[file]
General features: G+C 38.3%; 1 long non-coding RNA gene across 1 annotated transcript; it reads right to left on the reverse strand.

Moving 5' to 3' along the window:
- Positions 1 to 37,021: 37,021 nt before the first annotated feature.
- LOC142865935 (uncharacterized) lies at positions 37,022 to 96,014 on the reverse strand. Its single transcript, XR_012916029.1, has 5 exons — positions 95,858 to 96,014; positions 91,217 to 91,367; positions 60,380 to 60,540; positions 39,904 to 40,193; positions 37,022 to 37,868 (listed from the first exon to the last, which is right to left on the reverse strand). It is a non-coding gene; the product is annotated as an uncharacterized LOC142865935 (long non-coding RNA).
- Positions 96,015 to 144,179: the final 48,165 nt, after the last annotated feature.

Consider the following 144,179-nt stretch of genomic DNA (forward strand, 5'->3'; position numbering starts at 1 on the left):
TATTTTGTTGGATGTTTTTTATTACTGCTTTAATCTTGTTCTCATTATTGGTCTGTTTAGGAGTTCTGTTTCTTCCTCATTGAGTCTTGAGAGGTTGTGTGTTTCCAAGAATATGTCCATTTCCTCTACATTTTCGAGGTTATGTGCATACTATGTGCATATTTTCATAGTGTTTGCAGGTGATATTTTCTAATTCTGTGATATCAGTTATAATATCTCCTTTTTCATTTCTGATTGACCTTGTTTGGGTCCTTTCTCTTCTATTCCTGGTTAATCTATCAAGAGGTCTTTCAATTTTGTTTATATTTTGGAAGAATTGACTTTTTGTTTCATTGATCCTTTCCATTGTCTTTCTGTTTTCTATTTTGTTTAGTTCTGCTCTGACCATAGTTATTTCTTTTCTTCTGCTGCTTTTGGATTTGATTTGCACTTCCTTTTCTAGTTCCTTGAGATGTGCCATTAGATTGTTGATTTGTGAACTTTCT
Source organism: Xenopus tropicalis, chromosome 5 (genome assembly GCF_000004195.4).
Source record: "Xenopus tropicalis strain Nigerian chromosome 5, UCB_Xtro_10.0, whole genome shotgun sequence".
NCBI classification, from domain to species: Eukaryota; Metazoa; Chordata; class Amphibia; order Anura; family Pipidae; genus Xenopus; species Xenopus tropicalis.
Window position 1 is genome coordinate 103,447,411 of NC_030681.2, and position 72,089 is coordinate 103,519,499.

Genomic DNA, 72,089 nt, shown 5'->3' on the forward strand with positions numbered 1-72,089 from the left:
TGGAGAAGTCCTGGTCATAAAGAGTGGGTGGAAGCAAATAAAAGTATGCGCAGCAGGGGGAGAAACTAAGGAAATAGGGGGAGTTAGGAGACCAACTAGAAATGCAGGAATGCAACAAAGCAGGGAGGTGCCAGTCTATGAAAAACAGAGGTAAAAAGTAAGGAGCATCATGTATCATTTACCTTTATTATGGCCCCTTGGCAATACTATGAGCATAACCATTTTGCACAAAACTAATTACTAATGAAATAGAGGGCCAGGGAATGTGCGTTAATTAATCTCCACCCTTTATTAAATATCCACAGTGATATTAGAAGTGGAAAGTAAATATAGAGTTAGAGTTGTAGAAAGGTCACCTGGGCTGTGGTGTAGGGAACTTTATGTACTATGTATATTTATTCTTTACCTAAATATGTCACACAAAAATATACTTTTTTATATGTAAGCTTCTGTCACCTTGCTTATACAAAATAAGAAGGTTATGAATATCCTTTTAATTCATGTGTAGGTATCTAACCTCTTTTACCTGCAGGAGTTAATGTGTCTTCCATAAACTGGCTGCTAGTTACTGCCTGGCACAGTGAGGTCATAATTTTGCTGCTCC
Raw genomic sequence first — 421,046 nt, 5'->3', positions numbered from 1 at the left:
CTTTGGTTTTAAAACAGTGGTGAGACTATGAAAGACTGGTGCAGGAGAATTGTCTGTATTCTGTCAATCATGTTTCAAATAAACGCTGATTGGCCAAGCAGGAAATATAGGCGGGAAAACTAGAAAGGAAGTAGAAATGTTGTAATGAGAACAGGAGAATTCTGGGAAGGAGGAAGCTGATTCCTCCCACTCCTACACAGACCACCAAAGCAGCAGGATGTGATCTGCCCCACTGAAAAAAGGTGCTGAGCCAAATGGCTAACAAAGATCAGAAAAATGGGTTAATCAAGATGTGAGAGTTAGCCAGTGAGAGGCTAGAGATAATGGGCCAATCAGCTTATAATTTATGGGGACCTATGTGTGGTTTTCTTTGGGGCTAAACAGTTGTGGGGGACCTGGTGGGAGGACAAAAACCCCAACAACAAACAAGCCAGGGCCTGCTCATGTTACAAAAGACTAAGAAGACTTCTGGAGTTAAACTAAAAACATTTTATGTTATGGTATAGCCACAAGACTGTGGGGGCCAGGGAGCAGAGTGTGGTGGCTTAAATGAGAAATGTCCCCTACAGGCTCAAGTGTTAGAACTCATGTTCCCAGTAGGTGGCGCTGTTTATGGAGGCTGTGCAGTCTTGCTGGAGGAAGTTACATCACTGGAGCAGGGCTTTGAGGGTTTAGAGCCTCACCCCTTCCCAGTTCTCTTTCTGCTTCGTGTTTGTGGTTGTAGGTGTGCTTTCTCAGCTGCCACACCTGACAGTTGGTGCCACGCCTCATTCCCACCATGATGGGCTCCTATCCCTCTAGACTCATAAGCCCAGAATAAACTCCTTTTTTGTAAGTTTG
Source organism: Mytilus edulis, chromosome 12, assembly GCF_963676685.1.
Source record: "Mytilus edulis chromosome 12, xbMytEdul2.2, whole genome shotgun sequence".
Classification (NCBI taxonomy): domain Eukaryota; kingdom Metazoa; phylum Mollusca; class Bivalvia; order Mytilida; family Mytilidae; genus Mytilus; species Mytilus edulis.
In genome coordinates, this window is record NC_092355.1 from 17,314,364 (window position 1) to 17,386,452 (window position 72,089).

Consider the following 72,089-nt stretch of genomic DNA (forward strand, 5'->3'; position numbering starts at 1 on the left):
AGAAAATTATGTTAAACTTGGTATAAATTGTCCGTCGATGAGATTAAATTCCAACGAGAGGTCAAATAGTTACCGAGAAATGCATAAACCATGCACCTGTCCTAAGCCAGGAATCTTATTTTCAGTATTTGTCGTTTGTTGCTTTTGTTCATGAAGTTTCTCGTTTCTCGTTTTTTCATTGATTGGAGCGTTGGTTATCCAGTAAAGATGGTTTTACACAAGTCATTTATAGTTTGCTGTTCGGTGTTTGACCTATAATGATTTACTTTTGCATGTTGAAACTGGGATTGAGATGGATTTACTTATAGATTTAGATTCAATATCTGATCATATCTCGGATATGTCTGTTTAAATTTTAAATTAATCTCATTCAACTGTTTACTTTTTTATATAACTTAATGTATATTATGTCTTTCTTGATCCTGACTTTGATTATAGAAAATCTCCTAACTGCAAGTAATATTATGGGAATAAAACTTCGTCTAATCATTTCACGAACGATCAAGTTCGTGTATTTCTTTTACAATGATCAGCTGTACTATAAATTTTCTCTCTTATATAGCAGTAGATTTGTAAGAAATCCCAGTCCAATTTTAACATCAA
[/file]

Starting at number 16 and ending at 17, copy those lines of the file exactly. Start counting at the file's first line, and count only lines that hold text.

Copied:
Source organism: Mytilus edulis, chromosome 12, assembly GCF_963676685.1.
Source record: "Mytilus edulis chromosome 12, xbMytEdul2.2, whole genome shotgun sequence".